Thursday, 24 November 2016

What Legal Eagles Want in HK's Leader

Edward Chan (centre) says ProDem21 wants a leader who upholds rule of law
When a group of legal eagles in Hong Kong win seats in the committee that chooses the next chief executive, they promised a competitive election and accuses incumbent Leung Chun-ying of obfuscating the city's rule of law with "Chinese characteristics".

Senior counsel Edward Chan King-sang, who leads ProDem21 says: "We want to have a [chief executive] who can actually uphold the rule of law. We do not want rule of law with Chinese characteristics."

Chan says Leung Chun-ying reverses democracy
The veteran lawyer has teamed up with 20 other barristers, solicitors and legal scholars to compete for the 30 places for the legal sector that will make up part of the 1,200 member election committee that pics Hong Kong's next leader in March.

There are other pro-democratic candidates running, such as PanDem9, led by former lawmakers Alan Leong Ka-kitSC and Albert Ho Chun-yan. Former lawmaker Ronny Tong Ka-wah SC is also running.

Chan said Leung was divisive, did not uphold the rule of law and was reversing democracy. He also criticized the chief executive for being transcendent over all branches of the government, saying this was not the rule of law that lawyers in Hong Kong, a common law jurisdiction, had learned at law school.

Chan says Leung should not launch legal challenge of localists
While he disagreed with the two localist lawmakers' use of derogatory language when they took their oaths last month, Chan says it was unnecessary for the chief executive to be named a plaintiff in lodging an unprecedented legal challenge against the legislature to stop them from retaking the oaths.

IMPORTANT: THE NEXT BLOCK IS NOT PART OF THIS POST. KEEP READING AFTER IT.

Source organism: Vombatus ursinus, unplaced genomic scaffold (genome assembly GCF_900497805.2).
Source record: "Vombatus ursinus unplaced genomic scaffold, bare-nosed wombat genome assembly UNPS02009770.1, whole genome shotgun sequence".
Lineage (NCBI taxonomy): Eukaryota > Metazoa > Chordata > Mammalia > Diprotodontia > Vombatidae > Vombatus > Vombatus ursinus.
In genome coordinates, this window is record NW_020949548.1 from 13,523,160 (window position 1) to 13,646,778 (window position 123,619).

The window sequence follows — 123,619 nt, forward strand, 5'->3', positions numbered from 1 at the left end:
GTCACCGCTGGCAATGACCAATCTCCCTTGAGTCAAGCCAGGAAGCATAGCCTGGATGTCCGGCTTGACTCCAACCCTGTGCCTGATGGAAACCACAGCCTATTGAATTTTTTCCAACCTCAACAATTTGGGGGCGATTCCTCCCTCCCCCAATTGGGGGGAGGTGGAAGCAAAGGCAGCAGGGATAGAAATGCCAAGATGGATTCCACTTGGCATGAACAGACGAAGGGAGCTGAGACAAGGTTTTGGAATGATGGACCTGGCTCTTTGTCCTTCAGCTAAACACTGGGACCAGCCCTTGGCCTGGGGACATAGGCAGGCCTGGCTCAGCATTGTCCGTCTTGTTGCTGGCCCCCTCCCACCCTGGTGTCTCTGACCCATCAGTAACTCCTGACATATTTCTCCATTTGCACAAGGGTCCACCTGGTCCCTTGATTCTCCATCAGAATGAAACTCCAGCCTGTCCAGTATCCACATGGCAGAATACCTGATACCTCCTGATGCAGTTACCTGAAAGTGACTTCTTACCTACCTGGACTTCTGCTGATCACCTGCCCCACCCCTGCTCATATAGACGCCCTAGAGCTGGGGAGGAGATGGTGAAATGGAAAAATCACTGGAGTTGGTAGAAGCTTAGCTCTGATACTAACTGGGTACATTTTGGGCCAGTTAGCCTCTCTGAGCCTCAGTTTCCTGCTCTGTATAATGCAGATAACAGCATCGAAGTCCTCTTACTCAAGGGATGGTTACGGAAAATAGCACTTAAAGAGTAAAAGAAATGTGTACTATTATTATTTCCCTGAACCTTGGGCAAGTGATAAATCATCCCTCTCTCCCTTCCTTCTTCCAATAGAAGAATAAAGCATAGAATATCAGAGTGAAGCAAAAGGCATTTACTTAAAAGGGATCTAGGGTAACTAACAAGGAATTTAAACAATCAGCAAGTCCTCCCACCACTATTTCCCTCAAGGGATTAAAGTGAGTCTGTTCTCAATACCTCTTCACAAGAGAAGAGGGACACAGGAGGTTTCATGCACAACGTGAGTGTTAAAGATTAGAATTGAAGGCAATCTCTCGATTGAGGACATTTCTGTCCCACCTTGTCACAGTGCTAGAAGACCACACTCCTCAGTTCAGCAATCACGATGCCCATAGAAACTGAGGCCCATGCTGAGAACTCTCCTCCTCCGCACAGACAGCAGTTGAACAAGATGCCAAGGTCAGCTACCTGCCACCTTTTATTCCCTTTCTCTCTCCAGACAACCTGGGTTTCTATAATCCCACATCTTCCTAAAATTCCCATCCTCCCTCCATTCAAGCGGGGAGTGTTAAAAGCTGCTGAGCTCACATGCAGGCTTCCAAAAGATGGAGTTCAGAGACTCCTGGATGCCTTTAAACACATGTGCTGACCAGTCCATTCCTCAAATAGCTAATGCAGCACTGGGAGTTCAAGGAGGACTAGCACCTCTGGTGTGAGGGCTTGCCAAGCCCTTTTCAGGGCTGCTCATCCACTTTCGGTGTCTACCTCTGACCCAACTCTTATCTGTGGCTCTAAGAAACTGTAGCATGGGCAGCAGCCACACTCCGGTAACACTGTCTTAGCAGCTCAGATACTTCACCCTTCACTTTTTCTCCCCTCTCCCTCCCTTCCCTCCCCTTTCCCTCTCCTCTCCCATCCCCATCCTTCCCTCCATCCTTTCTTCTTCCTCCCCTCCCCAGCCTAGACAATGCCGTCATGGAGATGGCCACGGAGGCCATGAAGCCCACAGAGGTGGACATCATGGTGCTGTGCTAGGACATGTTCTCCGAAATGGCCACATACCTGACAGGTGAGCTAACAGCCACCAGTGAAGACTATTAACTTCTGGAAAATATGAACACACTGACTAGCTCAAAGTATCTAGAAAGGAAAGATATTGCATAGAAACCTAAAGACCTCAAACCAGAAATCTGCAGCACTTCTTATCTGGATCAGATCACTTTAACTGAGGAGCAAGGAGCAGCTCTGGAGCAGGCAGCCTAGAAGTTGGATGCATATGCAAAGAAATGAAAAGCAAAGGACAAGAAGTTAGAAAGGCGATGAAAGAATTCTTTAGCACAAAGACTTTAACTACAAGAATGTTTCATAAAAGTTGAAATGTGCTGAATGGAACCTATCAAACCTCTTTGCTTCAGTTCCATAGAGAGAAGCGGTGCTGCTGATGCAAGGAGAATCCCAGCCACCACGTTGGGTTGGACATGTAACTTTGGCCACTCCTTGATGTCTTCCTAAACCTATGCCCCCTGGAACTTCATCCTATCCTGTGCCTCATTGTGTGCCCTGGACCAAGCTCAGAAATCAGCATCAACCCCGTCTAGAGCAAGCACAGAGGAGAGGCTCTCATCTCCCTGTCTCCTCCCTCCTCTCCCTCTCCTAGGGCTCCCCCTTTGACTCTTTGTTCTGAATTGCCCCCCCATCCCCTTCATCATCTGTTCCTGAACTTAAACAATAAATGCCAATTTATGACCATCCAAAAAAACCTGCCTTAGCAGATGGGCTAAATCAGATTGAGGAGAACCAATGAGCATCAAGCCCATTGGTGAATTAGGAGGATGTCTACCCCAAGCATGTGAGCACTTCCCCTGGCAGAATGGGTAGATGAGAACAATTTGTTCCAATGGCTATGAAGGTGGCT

He said Beijing giving its interpretation of Article 104 of the Basic Law amounted to "legislating for Hong Kong".

While the group were more supportive of former Justice Woo Kwok-hing, they said it was too early to decide who they would support. And although Financial Secretary John Tsang Chun-wah has extensive government experience, Chan said it wasn't vital.

Chan said he was keen on having competition so that it would force the candidates to reveal their vision, by which they would be bound after they were elected.

To them, an ideal candidate had to support real democracy and the rule of law while solving financial and social issues.

ProDem21 like Justice Woo, but seeing who else runs first
Solicitor Michael Vidler, who is in Chan's group, said the candidates should "fight for Hong Kong" rather than "just do the bidding of China".

Ideally we'd like that too, but is that really going to happen? Justice Woo hasn't had the formal blessing from Beijing, and it seems the others are waiting for their green lights to blink on before they throw their hats into the ring.

It is obvious that the position of Chief Executive doesn't look out for the interests of Hong Kong at all. He or she is the middle man, making sure policies decided by Beijing are implemented, and if they are done well, then they will get a second term.

How would they benefit if they were acting in the interests of Hong Kong, when only 1,200 people vote for him or her, and not 7 million people?

It's been a fixed race from the beginning, because -- let's face it -- China knows no other way to run an election...

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